Master Gardeners OT

Kenneth Hixson
Tue, 28 Jul 2009 13:38:30 PDT
> As follow up to the comment about Master Gardeners...if they are to be 
> utilized as I suggest, they would require training from good ecologists 
> to know how to monitor for real invasive plant problems, as opposed to 
> weeds.  My suggestion to utilize Master Gardeners had a two fold 
> purpose.  Extension funding has been in jeopardy for several years and 
> this would be a good reason to maintain extension funding, while 
> reducing the need to create and fund a new beaurocracy within the 
> Federal Government....

I love the concept of Master Gardeners, and I like your ideas.  The
problem is, in my area (western Oregon), the state extension service
funding has been cut, and cut again, and again, and...
Numerous programs have been eliminated, experienced people forced to
find other work.  The Master Gardener program still exists, and they
are allowed to use existing facilities--office space, telephones,
computers, but are expected to provide most of their own financing,
which so far they manage to do by such things as plant sales.  Master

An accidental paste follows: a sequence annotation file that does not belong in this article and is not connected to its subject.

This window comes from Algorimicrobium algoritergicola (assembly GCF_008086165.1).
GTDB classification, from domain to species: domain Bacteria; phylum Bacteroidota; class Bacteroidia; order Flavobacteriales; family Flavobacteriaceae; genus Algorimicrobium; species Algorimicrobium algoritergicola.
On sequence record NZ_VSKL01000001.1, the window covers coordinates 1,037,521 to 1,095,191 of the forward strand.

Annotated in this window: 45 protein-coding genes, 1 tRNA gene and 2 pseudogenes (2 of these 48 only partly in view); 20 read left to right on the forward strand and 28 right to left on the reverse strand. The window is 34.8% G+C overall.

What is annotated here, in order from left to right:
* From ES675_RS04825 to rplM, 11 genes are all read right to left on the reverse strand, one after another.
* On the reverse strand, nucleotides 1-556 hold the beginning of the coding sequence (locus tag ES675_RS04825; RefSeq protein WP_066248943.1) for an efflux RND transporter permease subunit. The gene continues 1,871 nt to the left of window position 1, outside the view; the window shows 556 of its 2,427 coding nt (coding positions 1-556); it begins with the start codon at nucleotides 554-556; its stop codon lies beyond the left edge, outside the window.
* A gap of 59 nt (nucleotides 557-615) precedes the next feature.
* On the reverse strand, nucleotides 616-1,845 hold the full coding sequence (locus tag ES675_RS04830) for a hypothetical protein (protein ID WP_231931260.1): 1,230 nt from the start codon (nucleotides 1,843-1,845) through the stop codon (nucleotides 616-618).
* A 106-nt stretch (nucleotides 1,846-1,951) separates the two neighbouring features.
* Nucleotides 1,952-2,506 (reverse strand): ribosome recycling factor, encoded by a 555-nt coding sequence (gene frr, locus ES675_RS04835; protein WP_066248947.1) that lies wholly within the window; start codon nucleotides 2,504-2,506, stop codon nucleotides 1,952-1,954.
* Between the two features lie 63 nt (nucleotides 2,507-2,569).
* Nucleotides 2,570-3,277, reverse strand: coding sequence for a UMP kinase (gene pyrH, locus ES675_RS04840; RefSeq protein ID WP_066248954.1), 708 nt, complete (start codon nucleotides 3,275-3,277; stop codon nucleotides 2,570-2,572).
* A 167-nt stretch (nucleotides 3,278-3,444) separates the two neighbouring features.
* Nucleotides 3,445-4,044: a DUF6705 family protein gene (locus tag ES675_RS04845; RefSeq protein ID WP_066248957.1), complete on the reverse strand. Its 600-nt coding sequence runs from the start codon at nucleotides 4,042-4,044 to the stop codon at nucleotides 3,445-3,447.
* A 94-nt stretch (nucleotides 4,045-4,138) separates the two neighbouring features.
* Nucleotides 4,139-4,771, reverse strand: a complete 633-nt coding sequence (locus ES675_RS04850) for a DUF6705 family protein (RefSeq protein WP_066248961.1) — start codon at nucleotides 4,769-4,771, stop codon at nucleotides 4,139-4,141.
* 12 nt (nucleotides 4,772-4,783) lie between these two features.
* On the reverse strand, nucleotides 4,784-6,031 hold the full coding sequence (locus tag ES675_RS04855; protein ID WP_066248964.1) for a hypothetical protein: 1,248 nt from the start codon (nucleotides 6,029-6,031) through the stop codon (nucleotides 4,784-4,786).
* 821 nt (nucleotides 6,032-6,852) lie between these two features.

Gardeners get 45 hours of training and are expected to donate a similar
amount of time to the program.  Some people do persevere, but many
simply can't cope with that type of environment, and don't remain long
enough to become really knowledgeable.  I do think of trying to become
a Master Gardener, but I don't want to be part of that either.

At the present time, relying on Master Gardeners, or other volunteers
with inadequate funding, is a good idea that is unlikely to work.
Sorry, I wish it were otherwise, I'd welcome more expertise.

New federal bureaucracies funnel off the money that otherwise would be
spent to support local programs like Master Gardeners.  Priorities have
become centralized far away, not locally where needed.  I wish there
were some incentive to do things differently, but so far it hasn't
appeared.  To me, this, and the proposed "white paper" regulations, are
all part of a larger problem that isn't being addressed.


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